Joggers beware: Mountain lion spotted in Paso Robles
Mountain lion spotted in Paso Robles
Sighting means hikers and joggers should be alert
A Paso Robles Daily News reader reported a mountain lion spotting this morning in the Paso Robles neighborhood near Charolais and Rambouillet roads on the south east side of town. The mountain lion, also know as a cougar or puma, was reportedly chasing a deer. The neighborhood is surrounded with wildland areas. The female jogger said it was the second sighting in a year.
The mountain lion is a common predator in San Luis Obispo County and throughout California. It is also known as a puma, cougar, and catamount. Local mountain lions like to prey on deer, though they also eat smaller animals such as coyotes, porcupines, and raccoons. They usually hunt at night or during the gloaming hours of dawn and dusk. These cats use a blend of stealth and power, stalking their prey until an opportunity arrives to pounce. They will then strike the back of the neck with a fatal bite. They are known for an shrieking cry that sometimes sounds like a woman screaming. Listen to a mountain lion scream here.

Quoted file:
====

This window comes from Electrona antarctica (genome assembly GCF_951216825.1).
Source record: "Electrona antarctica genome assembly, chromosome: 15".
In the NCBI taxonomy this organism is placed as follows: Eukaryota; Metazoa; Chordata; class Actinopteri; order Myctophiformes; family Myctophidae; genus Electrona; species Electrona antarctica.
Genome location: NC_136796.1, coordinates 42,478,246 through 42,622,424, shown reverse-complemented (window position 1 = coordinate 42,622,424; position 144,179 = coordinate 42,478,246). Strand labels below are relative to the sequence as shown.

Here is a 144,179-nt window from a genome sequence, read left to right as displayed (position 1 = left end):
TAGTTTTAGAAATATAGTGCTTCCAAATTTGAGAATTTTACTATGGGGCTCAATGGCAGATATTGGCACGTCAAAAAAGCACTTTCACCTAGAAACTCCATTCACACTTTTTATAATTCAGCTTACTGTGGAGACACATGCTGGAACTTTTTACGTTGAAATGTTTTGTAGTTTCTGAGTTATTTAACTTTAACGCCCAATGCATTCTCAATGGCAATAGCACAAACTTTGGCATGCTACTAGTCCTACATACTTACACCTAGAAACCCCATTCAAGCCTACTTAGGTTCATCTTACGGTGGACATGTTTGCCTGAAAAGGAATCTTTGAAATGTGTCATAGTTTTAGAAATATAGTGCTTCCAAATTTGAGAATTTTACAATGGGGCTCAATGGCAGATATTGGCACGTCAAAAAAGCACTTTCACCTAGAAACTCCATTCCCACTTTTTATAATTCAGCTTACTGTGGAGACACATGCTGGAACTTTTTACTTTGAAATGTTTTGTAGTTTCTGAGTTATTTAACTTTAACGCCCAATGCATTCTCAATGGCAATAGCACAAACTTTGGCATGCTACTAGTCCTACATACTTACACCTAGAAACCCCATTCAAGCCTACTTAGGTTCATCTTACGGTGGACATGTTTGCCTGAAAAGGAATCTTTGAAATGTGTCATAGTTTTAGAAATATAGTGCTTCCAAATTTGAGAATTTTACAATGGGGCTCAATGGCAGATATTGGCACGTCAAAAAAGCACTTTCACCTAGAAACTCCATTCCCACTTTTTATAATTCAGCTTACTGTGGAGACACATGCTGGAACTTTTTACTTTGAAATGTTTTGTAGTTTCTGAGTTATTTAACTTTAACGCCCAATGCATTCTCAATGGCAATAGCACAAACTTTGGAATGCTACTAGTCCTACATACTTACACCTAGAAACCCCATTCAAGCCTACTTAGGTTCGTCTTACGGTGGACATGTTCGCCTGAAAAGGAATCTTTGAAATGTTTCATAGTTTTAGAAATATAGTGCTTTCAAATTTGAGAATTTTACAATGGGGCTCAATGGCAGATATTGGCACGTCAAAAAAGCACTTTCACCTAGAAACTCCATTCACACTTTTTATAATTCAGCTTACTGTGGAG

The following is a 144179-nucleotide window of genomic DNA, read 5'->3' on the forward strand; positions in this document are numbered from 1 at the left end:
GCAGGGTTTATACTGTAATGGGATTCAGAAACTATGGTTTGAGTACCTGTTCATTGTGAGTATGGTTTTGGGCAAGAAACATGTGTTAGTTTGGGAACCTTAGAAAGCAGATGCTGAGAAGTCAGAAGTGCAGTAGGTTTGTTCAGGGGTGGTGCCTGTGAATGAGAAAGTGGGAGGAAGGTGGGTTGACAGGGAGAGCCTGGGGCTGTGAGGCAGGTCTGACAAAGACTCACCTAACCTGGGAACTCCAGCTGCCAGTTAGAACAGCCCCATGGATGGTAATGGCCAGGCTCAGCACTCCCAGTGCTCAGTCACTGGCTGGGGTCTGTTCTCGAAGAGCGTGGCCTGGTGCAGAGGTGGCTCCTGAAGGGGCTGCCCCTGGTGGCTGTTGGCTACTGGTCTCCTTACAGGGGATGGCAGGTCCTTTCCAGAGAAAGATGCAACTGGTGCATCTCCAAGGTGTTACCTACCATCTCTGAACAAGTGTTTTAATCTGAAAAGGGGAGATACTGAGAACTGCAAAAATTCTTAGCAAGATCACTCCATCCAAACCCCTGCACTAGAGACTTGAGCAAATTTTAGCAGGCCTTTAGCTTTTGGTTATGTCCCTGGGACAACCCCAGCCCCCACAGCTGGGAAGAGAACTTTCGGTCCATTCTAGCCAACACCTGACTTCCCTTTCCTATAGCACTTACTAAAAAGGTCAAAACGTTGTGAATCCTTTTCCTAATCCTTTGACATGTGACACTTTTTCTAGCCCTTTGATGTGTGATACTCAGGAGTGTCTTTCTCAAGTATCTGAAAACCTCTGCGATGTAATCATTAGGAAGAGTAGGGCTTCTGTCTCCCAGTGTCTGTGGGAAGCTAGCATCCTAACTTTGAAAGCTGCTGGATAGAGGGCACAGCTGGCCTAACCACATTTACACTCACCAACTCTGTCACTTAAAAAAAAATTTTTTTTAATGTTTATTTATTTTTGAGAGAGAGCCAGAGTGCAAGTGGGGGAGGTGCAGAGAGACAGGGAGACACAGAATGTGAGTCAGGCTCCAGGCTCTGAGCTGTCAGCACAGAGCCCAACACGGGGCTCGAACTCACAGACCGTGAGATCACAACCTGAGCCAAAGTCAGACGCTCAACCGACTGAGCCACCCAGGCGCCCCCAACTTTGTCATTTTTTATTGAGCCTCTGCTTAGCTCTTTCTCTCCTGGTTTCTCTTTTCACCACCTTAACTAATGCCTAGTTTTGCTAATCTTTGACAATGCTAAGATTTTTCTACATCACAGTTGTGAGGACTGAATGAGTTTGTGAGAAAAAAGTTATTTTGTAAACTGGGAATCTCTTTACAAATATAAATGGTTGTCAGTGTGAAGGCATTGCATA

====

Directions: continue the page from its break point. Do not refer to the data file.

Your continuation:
Mountain lions require a lot of space to live. Only a few cats can survive in a 30-square-mile area. They are generally solitary and shy animals, rarely seen by humans. They occasionally attack humans, usually children or solitary adults, especially females and smaller adults. There are typically four attacks and one human fatality each year in North America.
Tips on what to do if you see a mountain lion
- Do not approach the lion.
- Leave the animal an avenue of escape.
- Stay calm, move slowly.
- Back away safely if you can. Do not turn your back or start running.
- Raise your arms to appear larger.
- If you are being attacked, fight back. Mountain lions have been successfully driven off with bare hands. Use a rock or anything near you. Try to remain on your feet or get back up if you get knocked down.
Report a mountain lion sighting
If you have seen a mountain lion in the Paso Robles area, please post your information in the comment section below. This will help alert fellow hikers, joggers and residents. Please include the date, time and exact location of your sighting along with a description of the scenario.